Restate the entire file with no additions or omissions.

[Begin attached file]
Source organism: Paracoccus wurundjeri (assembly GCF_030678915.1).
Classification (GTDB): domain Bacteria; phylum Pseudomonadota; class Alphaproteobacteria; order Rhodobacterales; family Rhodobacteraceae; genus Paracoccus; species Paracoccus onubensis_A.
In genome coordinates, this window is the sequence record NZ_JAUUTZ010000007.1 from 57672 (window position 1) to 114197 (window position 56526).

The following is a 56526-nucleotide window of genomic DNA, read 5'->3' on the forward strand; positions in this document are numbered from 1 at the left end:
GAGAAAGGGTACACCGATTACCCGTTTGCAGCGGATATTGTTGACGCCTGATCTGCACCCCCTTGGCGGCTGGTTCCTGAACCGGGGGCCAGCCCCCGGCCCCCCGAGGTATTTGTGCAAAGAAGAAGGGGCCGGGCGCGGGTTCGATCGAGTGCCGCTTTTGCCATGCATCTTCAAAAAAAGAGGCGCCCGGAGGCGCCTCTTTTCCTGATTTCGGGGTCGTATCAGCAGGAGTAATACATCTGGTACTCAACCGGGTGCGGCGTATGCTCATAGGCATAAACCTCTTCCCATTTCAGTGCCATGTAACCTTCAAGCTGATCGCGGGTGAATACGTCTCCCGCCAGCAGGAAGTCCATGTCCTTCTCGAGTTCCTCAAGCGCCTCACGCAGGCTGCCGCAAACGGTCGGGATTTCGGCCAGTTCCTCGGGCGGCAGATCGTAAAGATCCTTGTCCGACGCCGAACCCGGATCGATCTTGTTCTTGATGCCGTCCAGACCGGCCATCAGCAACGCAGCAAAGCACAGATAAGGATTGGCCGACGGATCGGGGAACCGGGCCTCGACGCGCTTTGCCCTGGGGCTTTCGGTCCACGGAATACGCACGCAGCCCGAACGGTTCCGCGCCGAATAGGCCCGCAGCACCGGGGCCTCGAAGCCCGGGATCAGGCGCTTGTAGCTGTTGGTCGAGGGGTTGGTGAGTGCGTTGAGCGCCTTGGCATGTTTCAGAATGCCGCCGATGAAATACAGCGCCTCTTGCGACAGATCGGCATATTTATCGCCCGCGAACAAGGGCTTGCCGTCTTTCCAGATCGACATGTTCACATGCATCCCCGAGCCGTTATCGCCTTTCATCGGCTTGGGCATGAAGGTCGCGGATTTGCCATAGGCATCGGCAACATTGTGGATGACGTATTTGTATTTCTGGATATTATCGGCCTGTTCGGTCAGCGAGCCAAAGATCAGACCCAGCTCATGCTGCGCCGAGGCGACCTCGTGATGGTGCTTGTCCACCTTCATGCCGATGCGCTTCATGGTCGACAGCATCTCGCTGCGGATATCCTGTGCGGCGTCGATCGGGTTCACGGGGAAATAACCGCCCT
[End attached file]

Source organism: Paracoccus wurundjeri (assembly GCF_030678915.1).
Classification (GTDB): domain Bacteria; phylum Pseudomonadota; class Alphaproteobacteria; order Rhodobacterales; family Rhodobacteraceae; genus Paracoccus; species Paracoccus onubensis_A.
In genome coordinates, this window is the sequence record NZ_JAUUTZ010000007.1 from 57672 (window position 1) to 114197 (window position 56526).

The following is a 56526-nucleotide window of genomic DNA, read 5'->3' on the forward strand; positions in this document are numbered from 1 at the left end:
GAGAAAGGGTACACCGATTACCCGTTTGCAGCGGATATTGTTGACGCCTGATCTGCACCCCCTTGGCGGCTGGTTCCTGAACCGGGGGCCAGCCCCCGGCCCCCCGAGGTATTTGTGCAAAGAAGAAGGGGCCGGGCGCGGGTTCGATCGAGTGCCGCTTTTGCCATGCATCTTCAAAAAAAGAGGCGCCCGGAGGCGCCTCTTTTCCTGATTTCGGGGTCGTATCAGCAGGAGTAATACATCTGGTACTCAACCGGGTGCGGCGTATGCTCATAGGCATAAACCTCTTCCCATTTCAGTGCCATGTAACCTTCAAGCTGATCGCGGGTGAATACGTCTCCCGCCAGCAGGAAGTCCATGTCCTTCTCGAGTTCCTCAAGCGCCTCACGCAGGCTGCCGCAAACGGTCGGGATTTCGGCCAGTTCCTCGGGCGGCAGATCGTAAAGATCCTTGTCCGACGCCGAACCCGGATCGATCTTGTTCTTGATGCCGTCCAGACCGGCCATCAGCAACGCAGCAAAGCACAGATAAGGATTGGCCGACGGATCGGGGAACCGGGCCTCGACGCGCTTTGCCCTGGGGCTTTCGGTCCACGGAATACGCACGCAGCCCGAACGGTTCCGCGCCGAATAGGCCCGCAGCACCGGGGCCTCGAAGCCCGGGATCAGGCGCTTGTAGCTGTTGGTCGAGGGGTTGGTGAGTGCGTTGAGCGCCTTGGCATGTTTCAGAATGCCGCCGATGAAATACAGCGCCTCTTGCGACAGATCGGCATATTTATCGCCCGCGAACAAGGGCTTGCCGTCTTTCCAGATCGACATGTTCACATGCATCCCCGAGCCGTTATCGCCTTTCATCGGCTTGGGCATGAAGGTCGCGGATTTGCCATAGGCATCGGCAACATTGTGGATGACGTATTTGTATTTCTGGATATTATCGGCCTGTTCGGTCAGCGAGCCAAAGATCAGACCCAGCTCATGCTGCGCCGAGGCGACCTCGTGATGGTGCTTGTCCACCTTCATGCCGATGCGCTTCATGGTCGACAGCATCTCGCTGCGGATATCCTGTGCGGCGTCGATCGGGTTCACGGGGAAATAACCGCCCT